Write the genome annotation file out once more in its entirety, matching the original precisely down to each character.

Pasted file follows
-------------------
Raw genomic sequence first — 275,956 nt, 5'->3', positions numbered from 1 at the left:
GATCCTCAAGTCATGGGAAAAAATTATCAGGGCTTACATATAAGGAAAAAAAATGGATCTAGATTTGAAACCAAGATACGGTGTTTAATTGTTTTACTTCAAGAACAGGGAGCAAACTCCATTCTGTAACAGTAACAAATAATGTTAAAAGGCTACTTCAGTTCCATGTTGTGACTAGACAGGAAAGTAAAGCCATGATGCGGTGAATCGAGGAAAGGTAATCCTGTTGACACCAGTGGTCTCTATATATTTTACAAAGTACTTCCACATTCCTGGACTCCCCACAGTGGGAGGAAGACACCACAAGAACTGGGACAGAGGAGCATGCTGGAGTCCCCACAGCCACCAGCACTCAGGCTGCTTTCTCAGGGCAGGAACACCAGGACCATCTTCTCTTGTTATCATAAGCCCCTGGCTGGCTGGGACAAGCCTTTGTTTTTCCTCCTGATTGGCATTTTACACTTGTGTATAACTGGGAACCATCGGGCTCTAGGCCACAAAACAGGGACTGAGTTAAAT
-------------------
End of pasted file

Raw genomic sequence first — 275,956 nt, 5'->3', positions numbered from 1 at the left:
GATCCTCAAGTCATGGGAAAAAATTATCAGGGCTTACATATAAGGAAAAAAAATGGATCTAGATTTGAAACCAAGATACGGTGTTTAATTGTTTTACTTCAAGAACAGGGAGCAAACTCCATTCTGTAACAGTAACAAATAATGTTAAAAGGCTACTTCAGTTCCATGTTGTGACTAGACAGGAAAGTAAAGCCATGATGCGGTGAATCGAGGAAAGGTAATCCTGTTGACACCAGTGGTCTCTATATATTTTACAAAGTACTTCCACATTCCTGGACTCCCCACAGTGGGAGGAAGACACCACAAGAACTGGGACAGAGGAGCATGCTGGAGTCCCCACAGCCACCAGCACTCAGGCTGCTTTCTCAGGGCAGGAACACCAGGACCATCTTCTCTTGTTATCATAAGCCCCTGGCTGGCTGGGACAAGCCTTTGTTTTTCCTCCTGATTGGCATTTTACACTTGTGTATAACTGGGAACCATCGGGCTCTAGGCCACAAAACAGGGACTGAGTTAAAT